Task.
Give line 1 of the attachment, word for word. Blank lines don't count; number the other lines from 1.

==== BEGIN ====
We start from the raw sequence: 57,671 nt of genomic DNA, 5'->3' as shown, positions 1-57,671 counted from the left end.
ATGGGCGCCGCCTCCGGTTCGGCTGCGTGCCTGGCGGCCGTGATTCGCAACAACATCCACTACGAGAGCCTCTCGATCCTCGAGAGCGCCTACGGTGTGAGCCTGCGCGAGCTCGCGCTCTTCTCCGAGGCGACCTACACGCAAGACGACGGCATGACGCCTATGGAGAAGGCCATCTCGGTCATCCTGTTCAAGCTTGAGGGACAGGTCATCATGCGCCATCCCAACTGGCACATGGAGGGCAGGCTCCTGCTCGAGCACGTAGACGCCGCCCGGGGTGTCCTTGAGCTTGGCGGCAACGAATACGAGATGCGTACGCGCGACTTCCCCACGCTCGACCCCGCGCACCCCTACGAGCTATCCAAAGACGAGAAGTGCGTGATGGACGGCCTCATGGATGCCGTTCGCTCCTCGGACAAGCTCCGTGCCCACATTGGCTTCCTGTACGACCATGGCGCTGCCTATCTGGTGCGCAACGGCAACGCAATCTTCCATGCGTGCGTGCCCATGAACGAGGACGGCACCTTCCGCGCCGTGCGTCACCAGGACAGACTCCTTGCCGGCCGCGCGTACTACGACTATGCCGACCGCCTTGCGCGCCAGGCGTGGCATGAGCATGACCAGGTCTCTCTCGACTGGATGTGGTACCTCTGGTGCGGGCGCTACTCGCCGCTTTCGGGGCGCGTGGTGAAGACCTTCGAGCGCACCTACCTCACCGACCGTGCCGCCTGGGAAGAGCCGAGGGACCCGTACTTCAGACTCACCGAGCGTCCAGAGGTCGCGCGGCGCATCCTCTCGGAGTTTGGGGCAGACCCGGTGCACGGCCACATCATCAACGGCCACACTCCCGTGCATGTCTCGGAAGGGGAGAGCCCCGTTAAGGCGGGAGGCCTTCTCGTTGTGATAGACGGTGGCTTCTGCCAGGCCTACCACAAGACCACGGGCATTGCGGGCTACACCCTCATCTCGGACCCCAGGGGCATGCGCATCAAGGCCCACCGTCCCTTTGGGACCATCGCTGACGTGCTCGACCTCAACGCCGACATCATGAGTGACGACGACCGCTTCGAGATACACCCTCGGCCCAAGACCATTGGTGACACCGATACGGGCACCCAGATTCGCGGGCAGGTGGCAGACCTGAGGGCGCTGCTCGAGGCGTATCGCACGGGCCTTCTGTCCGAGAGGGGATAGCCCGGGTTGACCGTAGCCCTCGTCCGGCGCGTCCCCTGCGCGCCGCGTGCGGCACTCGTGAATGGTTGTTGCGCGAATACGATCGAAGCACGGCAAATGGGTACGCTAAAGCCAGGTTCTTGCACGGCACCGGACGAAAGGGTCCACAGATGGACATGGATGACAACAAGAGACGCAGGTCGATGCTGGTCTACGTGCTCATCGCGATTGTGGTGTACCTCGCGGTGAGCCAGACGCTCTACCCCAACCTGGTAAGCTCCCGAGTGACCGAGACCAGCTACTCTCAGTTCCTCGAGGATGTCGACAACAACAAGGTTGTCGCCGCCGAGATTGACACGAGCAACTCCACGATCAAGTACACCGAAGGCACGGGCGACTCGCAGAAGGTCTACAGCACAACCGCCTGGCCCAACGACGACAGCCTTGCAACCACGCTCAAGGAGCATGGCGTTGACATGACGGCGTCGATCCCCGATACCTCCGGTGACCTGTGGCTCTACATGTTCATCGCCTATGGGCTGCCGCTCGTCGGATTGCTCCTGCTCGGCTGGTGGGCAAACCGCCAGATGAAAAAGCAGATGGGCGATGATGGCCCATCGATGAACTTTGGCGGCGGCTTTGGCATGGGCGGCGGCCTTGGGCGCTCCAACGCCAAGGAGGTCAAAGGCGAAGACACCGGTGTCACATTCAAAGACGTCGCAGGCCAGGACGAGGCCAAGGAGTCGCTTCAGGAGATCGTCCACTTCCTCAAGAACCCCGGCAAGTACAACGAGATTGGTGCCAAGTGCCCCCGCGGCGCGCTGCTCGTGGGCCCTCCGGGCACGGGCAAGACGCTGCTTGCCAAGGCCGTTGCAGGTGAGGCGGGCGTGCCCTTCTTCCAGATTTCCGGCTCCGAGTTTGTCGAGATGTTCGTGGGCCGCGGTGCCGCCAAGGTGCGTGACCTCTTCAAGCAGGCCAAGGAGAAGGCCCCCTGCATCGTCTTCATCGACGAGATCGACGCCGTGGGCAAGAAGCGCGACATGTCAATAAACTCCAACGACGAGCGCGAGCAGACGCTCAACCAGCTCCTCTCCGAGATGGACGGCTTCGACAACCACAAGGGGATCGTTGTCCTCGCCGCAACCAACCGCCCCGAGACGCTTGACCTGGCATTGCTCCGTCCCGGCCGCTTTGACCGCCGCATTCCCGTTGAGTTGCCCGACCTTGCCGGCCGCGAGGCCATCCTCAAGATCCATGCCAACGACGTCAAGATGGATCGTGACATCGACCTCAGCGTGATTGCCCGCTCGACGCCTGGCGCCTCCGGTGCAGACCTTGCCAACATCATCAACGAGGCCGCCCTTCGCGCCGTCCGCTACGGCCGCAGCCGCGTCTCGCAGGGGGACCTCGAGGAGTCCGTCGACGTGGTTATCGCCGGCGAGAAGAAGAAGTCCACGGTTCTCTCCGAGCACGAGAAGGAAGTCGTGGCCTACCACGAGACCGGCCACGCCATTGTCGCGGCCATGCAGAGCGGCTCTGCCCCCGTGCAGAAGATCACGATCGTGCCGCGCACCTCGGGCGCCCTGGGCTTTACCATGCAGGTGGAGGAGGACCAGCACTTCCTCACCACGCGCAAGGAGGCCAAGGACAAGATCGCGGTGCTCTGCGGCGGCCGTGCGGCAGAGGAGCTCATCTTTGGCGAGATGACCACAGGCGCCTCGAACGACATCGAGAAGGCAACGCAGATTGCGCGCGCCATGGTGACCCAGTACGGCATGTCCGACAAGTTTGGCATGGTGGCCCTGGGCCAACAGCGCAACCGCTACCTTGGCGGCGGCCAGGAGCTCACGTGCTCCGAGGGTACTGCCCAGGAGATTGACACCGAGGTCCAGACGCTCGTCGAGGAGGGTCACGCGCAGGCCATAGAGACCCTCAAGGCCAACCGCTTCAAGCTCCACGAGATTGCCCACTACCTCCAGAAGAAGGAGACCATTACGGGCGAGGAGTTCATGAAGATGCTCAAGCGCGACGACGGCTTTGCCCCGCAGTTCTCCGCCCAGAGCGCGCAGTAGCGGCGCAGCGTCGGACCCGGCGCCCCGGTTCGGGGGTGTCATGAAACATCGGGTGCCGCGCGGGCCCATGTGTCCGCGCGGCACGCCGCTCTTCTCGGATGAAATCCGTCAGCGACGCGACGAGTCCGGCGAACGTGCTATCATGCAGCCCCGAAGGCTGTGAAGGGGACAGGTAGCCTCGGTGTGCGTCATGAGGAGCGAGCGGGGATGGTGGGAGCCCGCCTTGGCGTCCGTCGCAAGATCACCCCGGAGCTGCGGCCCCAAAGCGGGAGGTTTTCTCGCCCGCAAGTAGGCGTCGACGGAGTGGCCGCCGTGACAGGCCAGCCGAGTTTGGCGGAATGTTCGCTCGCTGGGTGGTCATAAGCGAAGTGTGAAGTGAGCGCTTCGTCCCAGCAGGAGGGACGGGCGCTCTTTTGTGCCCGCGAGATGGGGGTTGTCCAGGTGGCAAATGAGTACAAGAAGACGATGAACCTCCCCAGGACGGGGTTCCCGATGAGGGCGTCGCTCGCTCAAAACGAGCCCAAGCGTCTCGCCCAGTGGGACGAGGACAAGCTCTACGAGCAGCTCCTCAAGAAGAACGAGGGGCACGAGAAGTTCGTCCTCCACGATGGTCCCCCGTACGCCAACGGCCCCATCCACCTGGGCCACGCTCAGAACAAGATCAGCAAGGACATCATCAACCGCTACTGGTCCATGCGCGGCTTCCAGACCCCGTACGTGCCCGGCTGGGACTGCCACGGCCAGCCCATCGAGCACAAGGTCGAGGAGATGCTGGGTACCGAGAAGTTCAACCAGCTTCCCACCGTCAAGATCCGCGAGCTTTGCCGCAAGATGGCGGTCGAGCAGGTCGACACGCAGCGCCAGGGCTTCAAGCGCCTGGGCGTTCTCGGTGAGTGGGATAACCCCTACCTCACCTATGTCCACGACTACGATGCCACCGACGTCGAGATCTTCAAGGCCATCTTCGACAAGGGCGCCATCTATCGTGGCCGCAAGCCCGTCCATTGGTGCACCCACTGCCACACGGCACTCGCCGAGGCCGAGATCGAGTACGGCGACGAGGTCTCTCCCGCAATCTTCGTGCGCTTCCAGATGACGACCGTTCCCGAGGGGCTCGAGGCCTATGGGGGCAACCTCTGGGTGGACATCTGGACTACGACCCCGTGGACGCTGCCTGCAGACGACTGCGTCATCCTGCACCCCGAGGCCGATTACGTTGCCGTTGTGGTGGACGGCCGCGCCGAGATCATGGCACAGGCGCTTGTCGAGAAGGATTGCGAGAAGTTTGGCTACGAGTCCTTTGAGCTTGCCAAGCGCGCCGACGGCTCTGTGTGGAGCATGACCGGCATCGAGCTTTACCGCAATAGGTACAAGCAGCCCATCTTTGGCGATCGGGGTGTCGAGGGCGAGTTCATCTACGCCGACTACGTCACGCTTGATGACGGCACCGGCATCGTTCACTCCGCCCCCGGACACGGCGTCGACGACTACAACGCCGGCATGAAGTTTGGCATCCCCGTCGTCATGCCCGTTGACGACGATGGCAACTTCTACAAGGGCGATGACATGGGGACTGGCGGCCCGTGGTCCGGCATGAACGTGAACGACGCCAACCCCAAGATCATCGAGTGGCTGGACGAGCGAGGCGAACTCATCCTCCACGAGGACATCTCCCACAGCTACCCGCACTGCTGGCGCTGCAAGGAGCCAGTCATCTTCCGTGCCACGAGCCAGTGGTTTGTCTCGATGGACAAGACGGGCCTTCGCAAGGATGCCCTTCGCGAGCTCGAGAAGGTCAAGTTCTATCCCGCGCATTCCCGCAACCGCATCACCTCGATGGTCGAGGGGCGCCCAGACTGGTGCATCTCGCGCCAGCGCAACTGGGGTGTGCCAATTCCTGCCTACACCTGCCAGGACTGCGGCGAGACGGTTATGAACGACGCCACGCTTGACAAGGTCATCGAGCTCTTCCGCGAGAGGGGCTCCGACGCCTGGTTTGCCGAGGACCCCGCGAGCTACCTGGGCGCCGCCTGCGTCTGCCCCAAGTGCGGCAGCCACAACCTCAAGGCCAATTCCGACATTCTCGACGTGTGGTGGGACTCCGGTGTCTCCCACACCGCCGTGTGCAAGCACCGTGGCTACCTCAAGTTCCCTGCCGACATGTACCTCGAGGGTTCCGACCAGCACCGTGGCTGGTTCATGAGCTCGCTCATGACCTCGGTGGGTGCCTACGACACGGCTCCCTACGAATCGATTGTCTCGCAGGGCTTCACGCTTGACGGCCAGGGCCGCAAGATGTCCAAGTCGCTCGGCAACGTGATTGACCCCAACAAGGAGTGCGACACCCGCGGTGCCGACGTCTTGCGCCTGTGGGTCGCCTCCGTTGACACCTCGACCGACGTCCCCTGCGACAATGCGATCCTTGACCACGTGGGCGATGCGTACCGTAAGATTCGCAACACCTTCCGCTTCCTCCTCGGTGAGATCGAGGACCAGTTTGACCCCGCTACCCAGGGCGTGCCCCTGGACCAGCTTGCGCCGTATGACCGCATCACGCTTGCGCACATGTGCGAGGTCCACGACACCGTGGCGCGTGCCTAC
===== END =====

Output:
We start from the raw sequence: 57,671 nt of genomic DNA, 5'->3' as shown, positions 1-57,671 counted from the left end.